Will the Voice to Parliament make a difference if white people won’t listen? White voices occupy all the spaces. We are used to hearing white voices. White voices run government. White voices are on TV and radio. White voices are on your news feed. White voices confirm everything you think. White voices mean white people are always heard. Our perspectives inform the status quo. The white voice tells us what we like to hear; it tells us we are progressive, we’re not racist and that we are inclusive.
White stories and thoughts hang in our galleries. White voices are the storytellers in our cinemas. White voices read the news. A white voice pulls us over and asks us how much we’ve had to drink. A white voice is at every meeting we go to. It tells us how to board a plane and what the rules are. We listen to white voices because those voices belong to us. We believe a white voice is universal. And when I say ‘us’
I mean ‘white people’.
We talk about what Indigenous Australians need for autonomy and the changes needed to address systemic racism… but we never talk about what the non-Indigenous community need to do in response. Ironically, the future of the Voice to Parliament rests on white voice; either through a referendum where mainly white people will vote, or in parliament, where it’s the same. The antiquated referendum laws have been called ‘not fit for purpose’ and the call has been to modernise them before the Yes/No campaign starts. More white voice.
But as we talk about Voice to Parliament, maybe we have to focus on our inherent bias. How do we change? How do we make space for unheard voices? How do we shut up and learn to listen and sit with the uncomfortable? How do we hear what we have never heard before? How do we share the solution space?
Generally white Australia doesn’t listen. And by ‘listen’ I don’t mean the simple act of hearing, I mean deep listening. I mean actual understanding. I mean true transformational listening. The kind of listening that informs new ideas and builds pathways; that reminds us that, yes, perhaps we are beneficiaries of privilege built on a history of racism and theft.
But we don’t do it. In fact, I reckon we’re really shit at it.
I saw it the other day at a panel where a First Nations woman spoke. She was on a predominantly white panel and she spoke to a room full of white people. She spoke loudly. Articulately. She spoke with precision and passion. But she went unheard. It wasn’t anyone in particular. It was all of us. It’s what white people do. We don’t listen to Black voices. We don’t know how. How could we? We occupy all the speaking space. We think we are allies and we don’t ever see we are part of the problem. We don’t see that we are in the way and that the best way to help make change happen – to recognise Indigenous voice – is for us to shut up. Just shut up, and hear it.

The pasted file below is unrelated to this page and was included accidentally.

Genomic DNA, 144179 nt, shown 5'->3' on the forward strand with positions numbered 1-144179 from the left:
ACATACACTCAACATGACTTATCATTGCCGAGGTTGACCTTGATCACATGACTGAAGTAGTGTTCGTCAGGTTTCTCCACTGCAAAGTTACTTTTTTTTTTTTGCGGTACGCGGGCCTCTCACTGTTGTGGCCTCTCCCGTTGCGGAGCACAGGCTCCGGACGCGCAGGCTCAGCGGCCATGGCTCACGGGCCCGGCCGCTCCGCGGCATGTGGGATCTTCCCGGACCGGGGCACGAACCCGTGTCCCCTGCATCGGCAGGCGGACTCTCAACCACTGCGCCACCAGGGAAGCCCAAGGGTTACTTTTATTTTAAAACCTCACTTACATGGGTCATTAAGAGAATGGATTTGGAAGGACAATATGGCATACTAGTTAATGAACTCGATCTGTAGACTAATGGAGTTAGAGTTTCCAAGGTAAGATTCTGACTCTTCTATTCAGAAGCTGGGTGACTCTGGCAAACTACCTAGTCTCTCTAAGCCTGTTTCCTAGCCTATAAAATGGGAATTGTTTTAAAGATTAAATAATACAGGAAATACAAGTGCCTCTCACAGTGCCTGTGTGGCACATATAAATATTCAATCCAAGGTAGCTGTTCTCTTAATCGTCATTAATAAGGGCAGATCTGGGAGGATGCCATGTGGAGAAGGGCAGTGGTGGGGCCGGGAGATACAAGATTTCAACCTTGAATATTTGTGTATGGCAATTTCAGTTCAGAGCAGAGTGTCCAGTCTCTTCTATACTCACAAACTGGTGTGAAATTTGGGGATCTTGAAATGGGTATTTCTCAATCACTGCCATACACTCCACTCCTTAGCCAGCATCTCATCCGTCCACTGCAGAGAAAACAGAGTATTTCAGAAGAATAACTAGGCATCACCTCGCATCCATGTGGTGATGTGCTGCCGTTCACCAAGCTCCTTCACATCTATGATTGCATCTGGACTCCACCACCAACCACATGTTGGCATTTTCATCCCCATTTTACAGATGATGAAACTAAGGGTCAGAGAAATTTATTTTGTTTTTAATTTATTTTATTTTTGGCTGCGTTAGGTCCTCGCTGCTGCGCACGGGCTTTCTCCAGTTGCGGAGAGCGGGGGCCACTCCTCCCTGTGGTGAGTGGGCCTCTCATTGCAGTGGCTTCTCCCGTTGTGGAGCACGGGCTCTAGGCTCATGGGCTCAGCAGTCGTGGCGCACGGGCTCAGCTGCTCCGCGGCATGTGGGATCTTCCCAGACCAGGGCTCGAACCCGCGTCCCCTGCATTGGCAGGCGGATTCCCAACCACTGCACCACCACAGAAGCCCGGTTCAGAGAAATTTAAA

And I am as guilty as anyone. I occupy so much space with my voice. To prepare for an Indigenous Voice to Parliament we need a process so that not just parliament recognises it, ordinary non-Indigenous people must too. So, on the 26 January next year, instead of me banging on about how this shouldn’t be Australia Day, and that we need to change the date, maybe it’s more meaningful if I hand over to a First Nations writer. Maybe it’s a day we all hand over. Let’s make it a ‘Quiet White Day’.
That’s just one day when all us white fellas shut the fuck up. When we step away from all the public spaces that we’ve colonised with our perspectives and allow Black voices to come forward. On Quiet White Day we shut up on radio, on social media, on TV. We make room for Black voices to occupy the space, and we listen. All day we listen. We don’t come up with solutions, or justifications, or apologies. We just be quiet. This is how our country can prepare for the Voice to Parliament.
So, on 26 January 2023, let’s open our ears, and our hearts. Quiet White Day – you in?